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النشر الإلكتروني

SERMON XL.

EIGHTH SUNDAY AFTER PENTECOST.

ON THE BENEFITS TO BE DERIVED FROM A

FREQUENT MEDITATION ON DEATH.

Give an account of thy stewardship, for now

thou canst be steward no longer. (Luke, xvi. 2.

The Gospel which you have heard is fruitful in instruction, and is well calculated to draw the affections of the believing Christian from the things of this world, to the joys, the interests, the glories of eternity, and at the same time to free him from the deplorable servitude of sin, the source of every real calamity, both here and hereafter.

Amongst other subjects is presented to our meditation the conduct of an unjust steward, who, by a cautious, though criminal prudence, provided against the day of calamity. The goods of the earth, as they are called, are indeed employed more frequently and more industriously to the purpose of establishing terrestrial, than eternal prosperity. We are all stewards of the supreme Lord of all things, and we are

no more.

We are each of us entrusted with the administration of his property, in the different situations of life in which he has pleased to place us; each has his respective duties to fulfil, and each is provided with proportionate means and abilities. Nor is it to be imagined that our conduct escapes his notice, and that nothing of any importance beyond the present shifting scene of life depends upon it. Oh! it is when the shew of this too delusive world has passed away that another world will open to our astonished view—another, and a far more important world, and according to our behaviour in this present state of existence, shall our doom of everlasting happiness or misery be decided for ever. It is appointed unto men once to die, and after this, judgement. (Heb. ix. 27.) In the end of a man is the disclosing of his works. (Eccles. xi. 29.) God shall judge both the just and the wicked. (ib. iii. 7.) and all things that are done God will bring into judgement (ib. xii. 14.) Both in the beginning and end of the ecclesiastical year, the church calls to our remembrance the great and general judgement of the world, and frequently proposes to our consideration the end

of man, that we may not forget the momentous concerns of futurity, in the subordinate pretensions of present existence; but may ever direct our views and exertions towards that life which will never have an end--a life of eternal bliss or interminable wretchedness. I mean to induce you to a frequent meditation upon this subject, which is often banished from men's minds, as too terrible and discouraging to be dwelt on, by shewing you that it is a subject of meditation, most beneficial in its effects, and then I shall briefly point out to you the means by which you may prepare yourselves against that day, when it shall be said to each of yougive an account,&c.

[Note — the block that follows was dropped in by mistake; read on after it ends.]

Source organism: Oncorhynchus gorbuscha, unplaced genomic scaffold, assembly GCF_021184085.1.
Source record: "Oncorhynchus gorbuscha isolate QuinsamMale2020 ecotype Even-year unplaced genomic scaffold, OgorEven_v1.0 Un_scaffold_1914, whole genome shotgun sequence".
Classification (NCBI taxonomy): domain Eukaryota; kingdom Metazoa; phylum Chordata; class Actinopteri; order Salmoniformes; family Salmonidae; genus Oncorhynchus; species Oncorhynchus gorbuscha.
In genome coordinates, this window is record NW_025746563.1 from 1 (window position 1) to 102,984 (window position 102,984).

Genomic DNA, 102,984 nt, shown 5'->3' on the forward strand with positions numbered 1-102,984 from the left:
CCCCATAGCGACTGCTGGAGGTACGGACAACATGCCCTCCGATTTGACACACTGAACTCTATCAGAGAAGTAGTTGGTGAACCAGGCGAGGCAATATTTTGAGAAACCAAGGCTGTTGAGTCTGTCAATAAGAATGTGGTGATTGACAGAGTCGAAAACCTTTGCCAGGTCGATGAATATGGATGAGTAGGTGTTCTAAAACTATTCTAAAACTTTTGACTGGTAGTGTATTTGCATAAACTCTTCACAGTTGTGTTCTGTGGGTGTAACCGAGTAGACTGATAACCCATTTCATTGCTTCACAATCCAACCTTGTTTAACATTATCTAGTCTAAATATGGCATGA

The meditation upon the account which we shall have one day to give to God, of the manner in which we have spent our lives, must necessarily fill the soul with dread, when it is considered that by sin we have offended a God, who abhors iniquity, and if unrepented of, will punish it with strict justice. Brought to the bar of God's justice, without friend or assistance, the poor soul will be placed before the sovereign judge; and oh! what hidden sins will be then disclosed !-what multitudes of crimes, which had been committed and long forgotten, will be recalled to recollection !-what treasures of iniquity shall then come to light! Sin will then be seen in its true colours : the veil shall be crowned in heaven, who conquereth here on earth; and that the rewards of the victorious are immense and incomprehensible, the sight of God's stupendous majesty, and the secure possession of him for ever and ever.

SERMON XL.

EIGHTH SUNDAY AFTER PENTECOST.

ON THE BENEFITS TO BE DERIVED FROM A

FREQUENT MEDITATION ON DEATH.

Give an account of thy stewardship, for now

thou canst be steward no longer. (Luke, xvi. 2.

The Gospel which you have heard is fruitful in instruction, and is well calculated to draw the affections of the believing Christian from the things of this world, to the joys, the interests, the glories of eternity, and at the same time to free him from the deplorable servitude of sin, the source of every real calamity, both here and hereafter.

Amongst other subjects is presented to our meditation the conduct of an unjust steward, who, by a cautious, though criminal prudence, provided against the day of calamity. The goods of the earth, as they are called, are indeed employed more frequently and more industri

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